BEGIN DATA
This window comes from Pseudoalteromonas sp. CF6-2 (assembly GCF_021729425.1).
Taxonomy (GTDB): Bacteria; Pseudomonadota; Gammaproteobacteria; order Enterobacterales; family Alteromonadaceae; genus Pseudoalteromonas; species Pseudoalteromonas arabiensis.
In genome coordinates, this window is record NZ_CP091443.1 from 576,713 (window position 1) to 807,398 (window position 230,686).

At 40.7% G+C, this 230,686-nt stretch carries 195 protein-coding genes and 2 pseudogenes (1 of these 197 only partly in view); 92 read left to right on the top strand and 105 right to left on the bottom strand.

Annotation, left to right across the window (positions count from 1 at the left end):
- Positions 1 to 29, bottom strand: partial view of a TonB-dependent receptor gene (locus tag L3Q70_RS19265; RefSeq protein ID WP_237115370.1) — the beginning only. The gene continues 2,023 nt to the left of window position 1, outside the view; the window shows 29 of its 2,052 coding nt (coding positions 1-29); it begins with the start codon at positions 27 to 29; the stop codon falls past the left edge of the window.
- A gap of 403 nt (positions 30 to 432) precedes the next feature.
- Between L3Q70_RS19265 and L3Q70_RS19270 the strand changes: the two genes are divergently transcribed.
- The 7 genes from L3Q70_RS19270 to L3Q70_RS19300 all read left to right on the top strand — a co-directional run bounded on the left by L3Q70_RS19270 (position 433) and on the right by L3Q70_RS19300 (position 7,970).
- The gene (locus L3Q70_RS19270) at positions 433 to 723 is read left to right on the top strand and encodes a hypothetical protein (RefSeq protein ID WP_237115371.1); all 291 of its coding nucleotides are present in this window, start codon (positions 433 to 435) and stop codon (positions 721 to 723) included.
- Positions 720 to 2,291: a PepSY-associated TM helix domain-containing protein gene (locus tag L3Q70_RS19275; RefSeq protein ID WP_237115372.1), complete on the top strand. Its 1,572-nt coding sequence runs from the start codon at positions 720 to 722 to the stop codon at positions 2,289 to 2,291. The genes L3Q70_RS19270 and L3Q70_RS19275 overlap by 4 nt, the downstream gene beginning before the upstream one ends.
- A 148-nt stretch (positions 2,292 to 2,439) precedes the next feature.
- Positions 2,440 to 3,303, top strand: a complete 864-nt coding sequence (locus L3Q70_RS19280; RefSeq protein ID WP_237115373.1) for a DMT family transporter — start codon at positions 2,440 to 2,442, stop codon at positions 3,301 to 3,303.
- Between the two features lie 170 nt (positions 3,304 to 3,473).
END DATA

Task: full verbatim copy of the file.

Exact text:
This window comes from Pseudoalteromonas sp. CF6-2 (assembly GCF_021729425.1).
Taxonomy (GTDB): Bacteria; Pseudomonadota; Gammaproteobacteria; order Enterobacterales; family Alteromonadaceae; genus Pseudoalteromonas; species Pseudoalteromonas arabiensis.
In genome coordinates, this window is record NZ_CP091443.1 from 576,713 (window position 1) to 807,398 (window position 230,686).

At 40.7% G+C, this 230,686-nt stretch carries 195 protein-coding genes and 2 pseudogenes (1 of these 197 only partly in view); 92 read left to right on the top strand and 105 right to left on the bottom strand.

Annotation, left to right across the window (positions count from 1 at the left end):
- Positions 1 to 29, bottom strand: partial view of a TonB-dependent receptor gene (locus tag L3Q70_RS19265; RefSeq protein ID WP_237115370.1) — the beginning only. The gene continues 2,023 nt to the left of window position 1, outside the view; the window shows 29 of its 2,052 coding nt (coding positions 1-29); it begins with the start codon at positions 27 to 29; the stop codon falls past the left edge of the window.
- A gap of 403 nt (positions 30 to 432) precedes the next feature.
- Between L3Q70_RS19265 and L3Q70_RS19270 the strand changes: the two genes are divergently transcribed.
- The 7 genes from L3Q70_RS19270 to L3Q70_RS19300 all read left to right on the top strand — a co-directional run bounded on the left by L3Q70_RS19270 (position 433) and on the right by L3Q70_RS19300 (position 7,970).
- The gene (locus L3Q70_RS19270) at positions 433 to 723 is read left to right on the top strand and encodes a hypothetical protein (RefSeq protein ID WP_237115371.1); all 291 of its coding nucleotides are present in this window, start codon (positions 433 to 435) and stop codon (positions 721 to 723) included.
- Positions 720 to 2,291: a PepSY-associated TM helix domain-containing protein gene (locus tag L3Q70_RS19275; RefSeq protein ID WP_237115372.1), complete on the top strand. Its 1,572-nt coding sequence runs from the start codon at positions 720 to 722 to the stop codon at positions 2,289 to 2,291. The genes L3Q70_RS19270 and L3Q70_RS19275 overlap by 4 nt, the downstream gene beginning before the upstream one ends.
- A 148-nt stretch (positions 2,292 to 2,439) precedes the next feature.
- Positions 2,440 to 3,303, top strand: a complete 864-nt coding sequence (locus L3Q70_RS19280; RefSeq protein ID WP_237115373.1) for a DMT family transporter — start codon at positions 2,440 to 2,442, stop codon at positions 3,301 to 3,303.
- Between the two features lie 170 nt (positions 3,304 to 3,473).